Join Eddie Davila for an in-depth discussion in this video Ending employee relationships, part of Business Foundations.
- Much like romantic relationships, ending employee relationships can be difficult. And while some human relationships last for a lifetime, the same is not true in business. Eventually, employees leave the company. Sometimes they leave you, other times you must end the relationship. And like with the romantic relationships, the end may be smooth and easy, but other times, the end comes with friction. How can companies minimize the friction? Well, it all starts on day one, the day you hire an employee.
What is said and what is signed, that is an opportunity for a company to make a smooth ending possible. Companies need to be sure not to set false expectations. And they must be clear about what would constitute termination. If the company is too harsh on day one, a bad relationship may have already started. If the company is not specific enough, it could shield bad employees from termination. There are a number of reasons companies terminate employees. Illegal behavior, inappropriate behavior, poor performance, lying about skills or past jobs.
They're all common reasons for firing an employee. And unfortunately, even good employees may be laid-off when a company is struggling financially. No matter what the reason, a company must be truthful. They must tell workers why they let them go and all managerial statements related to terminations and lay-offs must be documented. Also, companies must be fair. All employees must be treated the same way. Inconsistencies in employee evaluations may be construed as discrimination.
When appropriate, consider providing departing employees a severance package. Why? It can build good-will. It can soften the blow when lay-offs of good workers are required, and in a contentious parting of the ways, it can bring about a swift resolution. In all these cases though, it is important to document the purpose of the severance. While terminating an employee for any reason can be difficult. Sometimes employees leave the company by choice. They may get a new job at another company, they may decide to leave to get a degree, and of course, some folks decide to retire.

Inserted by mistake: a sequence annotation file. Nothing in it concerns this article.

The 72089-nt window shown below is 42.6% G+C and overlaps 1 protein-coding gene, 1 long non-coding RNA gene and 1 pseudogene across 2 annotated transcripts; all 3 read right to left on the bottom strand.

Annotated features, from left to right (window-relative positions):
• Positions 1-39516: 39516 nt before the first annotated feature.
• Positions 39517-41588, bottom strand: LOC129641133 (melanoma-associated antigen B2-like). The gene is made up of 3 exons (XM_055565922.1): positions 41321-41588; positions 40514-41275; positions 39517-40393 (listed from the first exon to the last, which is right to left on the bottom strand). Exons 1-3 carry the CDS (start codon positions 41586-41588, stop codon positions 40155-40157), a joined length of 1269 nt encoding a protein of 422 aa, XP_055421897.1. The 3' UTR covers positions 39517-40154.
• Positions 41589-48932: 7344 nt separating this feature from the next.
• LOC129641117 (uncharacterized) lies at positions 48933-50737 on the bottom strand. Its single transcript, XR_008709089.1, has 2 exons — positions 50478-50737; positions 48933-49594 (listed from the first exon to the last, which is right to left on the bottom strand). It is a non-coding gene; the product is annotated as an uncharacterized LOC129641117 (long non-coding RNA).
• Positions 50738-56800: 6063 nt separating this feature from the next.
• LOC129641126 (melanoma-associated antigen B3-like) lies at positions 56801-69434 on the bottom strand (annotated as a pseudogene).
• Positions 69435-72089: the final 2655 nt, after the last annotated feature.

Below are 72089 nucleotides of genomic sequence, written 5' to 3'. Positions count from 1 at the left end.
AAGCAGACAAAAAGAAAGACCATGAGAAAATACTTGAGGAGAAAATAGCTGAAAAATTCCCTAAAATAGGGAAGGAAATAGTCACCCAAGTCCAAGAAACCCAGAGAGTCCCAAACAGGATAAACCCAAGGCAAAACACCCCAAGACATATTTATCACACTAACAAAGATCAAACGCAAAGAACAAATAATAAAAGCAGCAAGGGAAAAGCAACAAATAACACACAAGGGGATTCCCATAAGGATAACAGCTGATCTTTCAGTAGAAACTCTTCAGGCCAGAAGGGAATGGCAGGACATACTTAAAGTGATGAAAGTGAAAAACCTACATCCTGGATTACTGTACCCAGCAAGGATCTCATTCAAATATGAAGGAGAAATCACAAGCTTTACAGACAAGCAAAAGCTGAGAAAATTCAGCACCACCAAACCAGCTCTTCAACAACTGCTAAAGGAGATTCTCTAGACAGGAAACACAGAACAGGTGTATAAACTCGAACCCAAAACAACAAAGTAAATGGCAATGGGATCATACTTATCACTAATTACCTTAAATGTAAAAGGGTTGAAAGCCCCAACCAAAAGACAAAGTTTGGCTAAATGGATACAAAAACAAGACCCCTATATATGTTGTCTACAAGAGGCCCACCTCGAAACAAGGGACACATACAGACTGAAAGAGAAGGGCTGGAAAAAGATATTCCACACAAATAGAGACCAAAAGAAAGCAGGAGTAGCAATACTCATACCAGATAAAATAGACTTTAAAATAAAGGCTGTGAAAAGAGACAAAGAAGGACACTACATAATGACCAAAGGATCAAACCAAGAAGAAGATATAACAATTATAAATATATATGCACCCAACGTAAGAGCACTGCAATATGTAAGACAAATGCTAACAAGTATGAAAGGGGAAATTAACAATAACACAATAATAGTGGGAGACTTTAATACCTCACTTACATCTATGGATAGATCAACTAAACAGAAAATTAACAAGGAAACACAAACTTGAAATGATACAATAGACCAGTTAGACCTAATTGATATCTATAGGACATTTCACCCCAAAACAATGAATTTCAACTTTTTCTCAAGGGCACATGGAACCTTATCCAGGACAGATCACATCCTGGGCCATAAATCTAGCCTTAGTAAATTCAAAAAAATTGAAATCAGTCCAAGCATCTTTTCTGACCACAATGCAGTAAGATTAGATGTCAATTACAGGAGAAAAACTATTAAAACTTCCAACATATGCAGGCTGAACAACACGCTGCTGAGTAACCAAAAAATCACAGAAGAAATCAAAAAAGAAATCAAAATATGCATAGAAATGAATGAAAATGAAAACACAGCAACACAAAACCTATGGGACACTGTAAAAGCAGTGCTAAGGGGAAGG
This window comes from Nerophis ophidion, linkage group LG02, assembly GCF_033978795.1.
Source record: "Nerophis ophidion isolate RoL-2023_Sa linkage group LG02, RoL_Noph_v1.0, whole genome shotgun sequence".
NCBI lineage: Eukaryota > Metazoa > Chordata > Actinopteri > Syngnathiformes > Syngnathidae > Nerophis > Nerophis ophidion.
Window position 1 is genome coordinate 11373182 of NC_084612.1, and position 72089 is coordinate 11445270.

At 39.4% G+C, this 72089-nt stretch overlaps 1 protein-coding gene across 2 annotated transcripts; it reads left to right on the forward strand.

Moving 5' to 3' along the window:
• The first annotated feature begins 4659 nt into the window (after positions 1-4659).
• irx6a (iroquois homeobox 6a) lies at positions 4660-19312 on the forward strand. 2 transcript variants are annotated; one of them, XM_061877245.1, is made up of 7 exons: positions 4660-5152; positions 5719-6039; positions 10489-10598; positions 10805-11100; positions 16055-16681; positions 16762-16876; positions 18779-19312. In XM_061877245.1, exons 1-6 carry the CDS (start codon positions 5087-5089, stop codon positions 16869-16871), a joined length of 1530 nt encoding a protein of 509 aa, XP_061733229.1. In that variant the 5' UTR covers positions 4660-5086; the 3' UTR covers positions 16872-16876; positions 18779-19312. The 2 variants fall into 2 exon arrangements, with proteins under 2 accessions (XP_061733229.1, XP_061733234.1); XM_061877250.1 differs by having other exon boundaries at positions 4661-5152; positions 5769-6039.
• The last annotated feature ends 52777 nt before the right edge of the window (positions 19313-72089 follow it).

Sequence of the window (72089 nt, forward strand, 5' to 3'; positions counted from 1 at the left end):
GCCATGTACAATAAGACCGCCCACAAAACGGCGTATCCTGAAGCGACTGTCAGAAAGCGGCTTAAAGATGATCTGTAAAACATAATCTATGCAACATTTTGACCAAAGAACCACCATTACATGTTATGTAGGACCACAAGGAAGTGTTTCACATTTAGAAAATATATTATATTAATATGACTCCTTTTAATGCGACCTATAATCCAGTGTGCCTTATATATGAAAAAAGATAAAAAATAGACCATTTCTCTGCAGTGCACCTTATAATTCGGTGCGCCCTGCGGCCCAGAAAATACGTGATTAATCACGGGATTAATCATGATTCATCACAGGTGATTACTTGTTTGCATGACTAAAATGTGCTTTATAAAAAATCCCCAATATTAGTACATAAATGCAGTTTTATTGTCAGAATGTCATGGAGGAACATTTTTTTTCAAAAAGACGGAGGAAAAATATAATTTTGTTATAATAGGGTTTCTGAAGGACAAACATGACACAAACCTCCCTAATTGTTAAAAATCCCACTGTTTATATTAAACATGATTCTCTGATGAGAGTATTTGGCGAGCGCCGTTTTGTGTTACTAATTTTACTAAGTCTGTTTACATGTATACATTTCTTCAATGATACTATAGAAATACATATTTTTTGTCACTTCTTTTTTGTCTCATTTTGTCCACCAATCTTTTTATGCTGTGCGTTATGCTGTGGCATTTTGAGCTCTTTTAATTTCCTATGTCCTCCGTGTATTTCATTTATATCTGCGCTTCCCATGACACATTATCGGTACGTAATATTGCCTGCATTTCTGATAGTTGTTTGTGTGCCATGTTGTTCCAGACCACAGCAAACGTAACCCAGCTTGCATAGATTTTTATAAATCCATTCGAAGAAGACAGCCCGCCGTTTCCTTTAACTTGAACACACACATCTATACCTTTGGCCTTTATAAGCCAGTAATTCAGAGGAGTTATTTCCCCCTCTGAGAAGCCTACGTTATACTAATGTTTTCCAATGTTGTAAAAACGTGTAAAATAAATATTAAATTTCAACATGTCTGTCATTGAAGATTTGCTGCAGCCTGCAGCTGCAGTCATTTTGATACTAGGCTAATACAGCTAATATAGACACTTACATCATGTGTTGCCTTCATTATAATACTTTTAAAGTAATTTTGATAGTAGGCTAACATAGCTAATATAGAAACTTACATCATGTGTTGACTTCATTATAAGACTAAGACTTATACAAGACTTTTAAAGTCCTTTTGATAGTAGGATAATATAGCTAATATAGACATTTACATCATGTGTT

In all of those cases, it's vital to try and set-up a final meeting, an exit interview. This allows the company to thank the employee for their service, find ways to stay connected, and ask them for their positive and negative experiences with the company in an effort to improve the employee experience in the future. In the case of retirees, staging a retirement event can be helpful to everyone saying their good-byes and allow management to recognize the employee's complete contributions to the organization.
The person retiring, is celebrated. And other workers may be motivated to build a deeper relationship with the company that takes time to honor employees that have given a good part of their lives to this company. The best companies know the rules of terminating employment. They respect labor laws when bad employees are involved, and they know the importance of honoring their retirees. And they may even have specialists that are responsible for ending employment relationships in the company.
Saying good-bye is never easy, but in the world of business, it's something you'll need to face.
He also reviews the basics of the people side of business: managing employees and developing customer relationships. Last, he covers the financial and information management aspects of business and provides a basic explanation of economics, so that you can understand the relationship of your business to the bigger picture.
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- Understanding business goals, stakeholders, and resources
- Developing a product or service
- Selling a product or service
- Raising capital
- Managing employees
- Managing customer data
- Understanding finances
- Managing resources
- Understanding economics